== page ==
With floodwaters from historically intense rain storms not receding in all corners of Ascension Parish until Sunday, the East Ascension drainage officials heard Monday from residents angered about what they said was unprecedented flooding and their unanswered calls for help.

The East Ascension Gravity Drainage District Board of Commissioners, made up of the 10 members of the Ascension Parish Council who represent the east bank, also proposed a significant upgrade in drainage standards for new developments and all businesses to stem the flow of rain runoff from future storms.

The councilmen also discussed long-term projects to protect the worst affected areas in southern Ascension and aired their own frustrations with lengthy permitting processes to do improvements in drainage areas that slice through wetlands.

Parish emergency and drainage officials described the storms of last week with superlatives in terms of the short-term intensity of the rain and compounding factors that inhibited drainage on the southern end of the parish.

East Ascension Drainage Director Bill Roux said he would answer residents who say they have never seen this much flooding with this response: “We’ve never seen this much of rainfall.”

He called the combination of events a perfect storm.

Much of the southern end of the East Ascension is served by Conway Bayou and the Panama Canal, which are drained by gravity, not by East Ascension’s mechanical pumps in Sorrento or the much larger pumps at the Marvin J. Braud Pumping Station in the McElroy Swamp.

Ten to 15 inches of rain fell over 17 hours on late May 27 and early Wednesday after already filling a key drainage storage area in the Blind River swamp, where some Ascension Parish runoff ends up. At the same time, the tide was rising while prevailing winds acted to hold up draining water. Long-standing drainage blockages at the Kansas City Southern railroad tracks and Airline Highway south of Sorrento also inhibited flow from the Conway-Panama drainage system that serves the Pelican Point and Astroland subdivisions, Roux said.

But residents in Astroland and Parish Councilman Travis Turner complained that the residents could not get sandbags in time to halt high water and could not get official vehicles to remove the old and sick from flooding homes. Instead, they had to rely on a neighbor’s tractor pulling a trailer and other vehicles.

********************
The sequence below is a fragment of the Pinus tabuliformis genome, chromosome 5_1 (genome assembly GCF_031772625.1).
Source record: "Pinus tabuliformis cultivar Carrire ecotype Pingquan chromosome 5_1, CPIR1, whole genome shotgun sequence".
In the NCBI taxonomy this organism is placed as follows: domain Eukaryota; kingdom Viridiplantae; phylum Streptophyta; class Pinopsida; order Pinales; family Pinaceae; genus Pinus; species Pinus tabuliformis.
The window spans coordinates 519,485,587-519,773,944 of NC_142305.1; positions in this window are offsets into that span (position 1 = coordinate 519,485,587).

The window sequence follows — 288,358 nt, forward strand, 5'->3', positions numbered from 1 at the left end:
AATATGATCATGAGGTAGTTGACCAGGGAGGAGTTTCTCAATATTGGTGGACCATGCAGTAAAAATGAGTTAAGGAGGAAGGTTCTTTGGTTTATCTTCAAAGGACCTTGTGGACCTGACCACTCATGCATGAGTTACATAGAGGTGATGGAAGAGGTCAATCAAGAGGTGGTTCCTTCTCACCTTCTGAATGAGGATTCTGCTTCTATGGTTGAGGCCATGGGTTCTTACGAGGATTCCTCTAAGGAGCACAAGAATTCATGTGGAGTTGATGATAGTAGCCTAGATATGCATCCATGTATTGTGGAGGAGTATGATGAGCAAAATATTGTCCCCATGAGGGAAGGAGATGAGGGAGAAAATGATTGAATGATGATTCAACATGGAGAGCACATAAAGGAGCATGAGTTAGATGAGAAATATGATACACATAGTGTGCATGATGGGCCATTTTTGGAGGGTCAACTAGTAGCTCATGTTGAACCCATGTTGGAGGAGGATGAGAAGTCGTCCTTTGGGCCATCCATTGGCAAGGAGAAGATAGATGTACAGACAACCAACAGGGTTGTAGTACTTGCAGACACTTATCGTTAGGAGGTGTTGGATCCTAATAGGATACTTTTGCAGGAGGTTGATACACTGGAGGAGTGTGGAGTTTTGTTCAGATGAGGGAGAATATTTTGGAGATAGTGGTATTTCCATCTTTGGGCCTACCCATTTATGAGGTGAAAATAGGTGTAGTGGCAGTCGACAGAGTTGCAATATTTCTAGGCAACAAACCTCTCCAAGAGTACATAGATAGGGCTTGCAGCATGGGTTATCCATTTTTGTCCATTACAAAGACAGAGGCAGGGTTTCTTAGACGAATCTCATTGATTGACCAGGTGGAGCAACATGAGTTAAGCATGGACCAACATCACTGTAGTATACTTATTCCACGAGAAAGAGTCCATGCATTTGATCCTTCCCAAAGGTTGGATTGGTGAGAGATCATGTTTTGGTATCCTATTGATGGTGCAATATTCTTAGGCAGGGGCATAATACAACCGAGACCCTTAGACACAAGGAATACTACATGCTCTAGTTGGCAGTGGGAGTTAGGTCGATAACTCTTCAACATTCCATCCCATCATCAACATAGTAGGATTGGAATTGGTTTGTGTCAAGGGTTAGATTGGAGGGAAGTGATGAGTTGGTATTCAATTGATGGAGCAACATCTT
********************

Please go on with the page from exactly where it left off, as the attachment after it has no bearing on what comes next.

Pauline Williams, 53, who lives in Astroland, said her neighbor called for help with her child but was told officials could not take their vehicles into the neighborhood because the flooding covered the road.

Williams said her husband was able to use his Ford F-150 pickup to go down Galaxy Boulevard in the Astroland subdivision, which is in the Darrow area off La. 22.

“If an F-150 could ride that way, another vehicle could also. It was a shame that lady had to get her sick child, who could not help himself,” Williams said.

Ascension Parish President Tommy Martinez said ambulance drivers and sheriff’s officials were concerned their vehicles would go off the road into the ditch with the high water but firefighters from the 5th Ward department eventually went in to get residents out.

Turner said it was “pathetic” that Astroland residents had to resort to a tractor to get people out and he said that looks poorly on parish government and the Sheriff’s Office.

“As a councilman, I’m ashamed that had occurred and that problem needs to be fixed before the next rain event occurs,” Turner said.

The new drainage rules would require new developments to be able to weather more-severe storms and require new subdivisions and businesses of all sizes to reduce the amount of rainfall runoff they produce by 25 percent.

Current standards require new projects not to make runoff worse than current conditions and the rules do not apply to smaller businesses.

The proposal has been sent to the parish Planning Commission for review.

Follow David J. Mitchell on Twitter at @NewsieDave.